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Week of February 21, 2011

Six doctoral students fellowships to support sustainability research

The 2011 Graham Graduate Fellows, an exclusive group of six doctoral candidates, each will receive $50,000 over two years to support their interdisciplinary research related to environmental sustainability, the Graham Environmental Sustainability Institute has announced.

Now in its sixth year, the Graham Graduate Fellowship Program provides financial support and academic collaboration for U-M doctoral candidates pursuing interdisciplinary research concentrating on environmental sustainability. Issues of particular focus to the Institute and the Fellowship Program include: energy; freshwater and marine resources; human health and environment; biodiversity and global change; sustainable infrastructure, built environment and manufacturing; environmental policymaking; and human behavior. To date, 36 U-M doctoral students have been awarded this prestigious fellowship.

U-M faculty nominated 46 doctoral candidates this year, according to members the Graham Institute Executive Committee, who were charged with making fellowship selection decisions. Committee members applied the following criteria to determine fellowship recipients: 1) potential for scholarly and practical impact, 2) degree of cross-disciplinary focus, 3) demonstrated scientific merit and 4) quality of prior research.

2011 Graham Graduate Fellowships have been awarded to the following doctoral candidates, whose academic units, research topics and faculty advisors also are highlighted:

• Tara Clancy, College of Engineering: “Biological drinking water treatment for arsenic removal: Spanning regulatory frameworks and borders” (Lutgarde Raskin, professor of civil and environmental engineering, College of Engineering)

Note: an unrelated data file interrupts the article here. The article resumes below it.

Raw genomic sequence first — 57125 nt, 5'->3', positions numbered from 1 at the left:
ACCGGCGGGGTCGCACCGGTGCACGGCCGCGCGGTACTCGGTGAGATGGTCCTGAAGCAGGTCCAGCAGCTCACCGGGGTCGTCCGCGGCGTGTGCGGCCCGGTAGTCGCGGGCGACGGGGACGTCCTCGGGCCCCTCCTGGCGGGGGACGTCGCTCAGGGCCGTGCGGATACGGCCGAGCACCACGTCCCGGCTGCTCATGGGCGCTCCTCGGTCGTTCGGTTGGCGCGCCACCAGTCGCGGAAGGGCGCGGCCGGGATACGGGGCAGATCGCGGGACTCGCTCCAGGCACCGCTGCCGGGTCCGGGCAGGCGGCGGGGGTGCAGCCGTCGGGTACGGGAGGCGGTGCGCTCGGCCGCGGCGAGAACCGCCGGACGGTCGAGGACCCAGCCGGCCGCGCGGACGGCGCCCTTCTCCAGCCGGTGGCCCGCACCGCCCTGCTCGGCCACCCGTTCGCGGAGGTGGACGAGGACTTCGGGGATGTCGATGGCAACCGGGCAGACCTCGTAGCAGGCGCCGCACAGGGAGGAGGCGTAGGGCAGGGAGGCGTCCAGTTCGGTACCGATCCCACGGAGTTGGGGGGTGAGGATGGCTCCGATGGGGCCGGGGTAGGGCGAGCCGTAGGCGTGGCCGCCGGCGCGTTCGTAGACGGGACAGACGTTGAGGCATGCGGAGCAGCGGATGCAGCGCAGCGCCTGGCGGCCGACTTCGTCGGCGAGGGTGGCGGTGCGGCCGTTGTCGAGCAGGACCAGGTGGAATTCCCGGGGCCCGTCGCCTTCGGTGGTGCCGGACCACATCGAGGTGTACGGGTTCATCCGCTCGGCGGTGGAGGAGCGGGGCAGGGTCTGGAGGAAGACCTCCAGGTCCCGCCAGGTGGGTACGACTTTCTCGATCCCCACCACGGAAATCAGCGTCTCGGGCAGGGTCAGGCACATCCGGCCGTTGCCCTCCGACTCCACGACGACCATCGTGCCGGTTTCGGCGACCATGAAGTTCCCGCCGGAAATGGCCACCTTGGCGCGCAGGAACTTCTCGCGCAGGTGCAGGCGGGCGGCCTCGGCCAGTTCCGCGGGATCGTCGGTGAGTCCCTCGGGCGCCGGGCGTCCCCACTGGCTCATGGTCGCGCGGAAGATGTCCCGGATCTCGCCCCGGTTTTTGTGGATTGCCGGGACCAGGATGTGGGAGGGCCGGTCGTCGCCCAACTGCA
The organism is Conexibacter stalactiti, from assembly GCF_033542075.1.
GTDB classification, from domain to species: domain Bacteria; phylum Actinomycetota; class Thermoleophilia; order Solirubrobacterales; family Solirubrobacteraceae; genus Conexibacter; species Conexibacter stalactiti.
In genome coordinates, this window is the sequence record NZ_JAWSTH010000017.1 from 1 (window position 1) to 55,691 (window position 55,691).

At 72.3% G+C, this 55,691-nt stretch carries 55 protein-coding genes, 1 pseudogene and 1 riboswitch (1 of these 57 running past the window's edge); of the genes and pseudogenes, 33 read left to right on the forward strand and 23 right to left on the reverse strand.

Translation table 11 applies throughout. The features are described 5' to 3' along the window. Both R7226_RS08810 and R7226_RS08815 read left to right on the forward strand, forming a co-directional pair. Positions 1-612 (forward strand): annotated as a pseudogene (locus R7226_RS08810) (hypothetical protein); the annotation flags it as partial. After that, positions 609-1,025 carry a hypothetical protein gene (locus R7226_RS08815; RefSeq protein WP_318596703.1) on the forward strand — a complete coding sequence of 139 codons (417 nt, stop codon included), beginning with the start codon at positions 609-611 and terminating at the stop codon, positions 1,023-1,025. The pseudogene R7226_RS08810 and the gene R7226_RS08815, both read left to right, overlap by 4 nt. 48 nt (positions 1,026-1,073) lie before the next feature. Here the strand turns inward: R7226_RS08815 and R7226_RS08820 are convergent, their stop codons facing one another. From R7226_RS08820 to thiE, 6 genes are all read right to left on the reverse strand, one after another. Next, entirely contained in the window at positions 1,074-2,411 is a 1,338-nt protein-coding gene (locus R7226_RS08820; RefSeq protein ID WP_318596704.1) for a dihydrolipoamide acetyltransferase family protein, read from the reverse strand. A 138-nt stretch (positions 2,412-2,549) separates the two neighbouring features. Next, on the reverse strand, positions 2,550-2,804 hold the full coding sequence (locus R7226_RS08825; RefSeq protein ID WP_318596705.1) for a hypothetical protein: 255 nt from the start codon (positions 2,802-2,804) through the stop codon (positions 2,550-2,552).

• Irem Daloglu, School of Natural Resources and Environment (SNRE): “Diffusion of Innovations, an application to agriculture with an emphasis on comparing policy alternatives” (Don Scavia, director, Graham Environmental Sustainability Institute; Graham Family Professor of Environmental Sustainability; professor of civil and environmental engineering, and of natural resources and environment; and special counsel to the U-M president for sustainability)

• Amanda Logan, Rackham Graduate School-anthropology: “Long-term perspectives on food security and change: a case study from west central Ghana, AD 1000-present” (Carla Sinopoli, professor of anthropology, and curator and director, Museum of Anthropology, LSA)

• Daniel Miller, SNRE: “Coping with Conservation: The legacy of biodiversity aid on a West African frontier” (Arun Agrawal, professor and research associate dean, SNRE)

• Baruani Mshale, SNRE: “Community based forest management (CBFM) in a changing world: The case of Kilwa District, Tanzania” (Rebecca Hardin, associate professor of natural resources, SNRE)

• Nicholas Rajkovich, Taubman College of Architecture and Urban Planning: “Adding adaptive capacity through resilient residences: a case study of Detroit, Michigan and Cleveland, Ohio” (Larissa Larsen, associate professor of urban planning, A Alfred Taubman College of Architecture and Urban Planning, and associate professor of landscape architecture, SNRE; and Dick Norton, associate professor, Program in the Environment, and chair and associate professor, Urban and Regional Planning Program)

“We really are supporting some of the best and brightest Ph.D. students who are dedicated to making advances in environmental sustainability,” Scavia says. “And the fact that these emerging scholars represent such a diverse cross-section of disciplines and research approaches is key for successfully addressing this complex and critical issue from all sides.”

As part of a broader goal to cultivate a “Community of Scholars” through the program, Graham Fellows are given multiple opportunities to engage with one another through monthly seminars, annual retreats, research workshops and other activities.

For more information about the Graham Graduate Fellowship Program, go to



Amanda Krugliak, arts curator, Institute for the Humanities, on returning to Ann Arbor: “I love where I’ve landed. Perhaps I don’t know what’s coming next, and I never expected to find myself back here, but I have a sense of what matters.”


The School of Art & Design Emeritus Faculty Exhibition is presented from noon-7 p.m. through Feb. 25 at Work • Ann Arbor, 306 S. State St.

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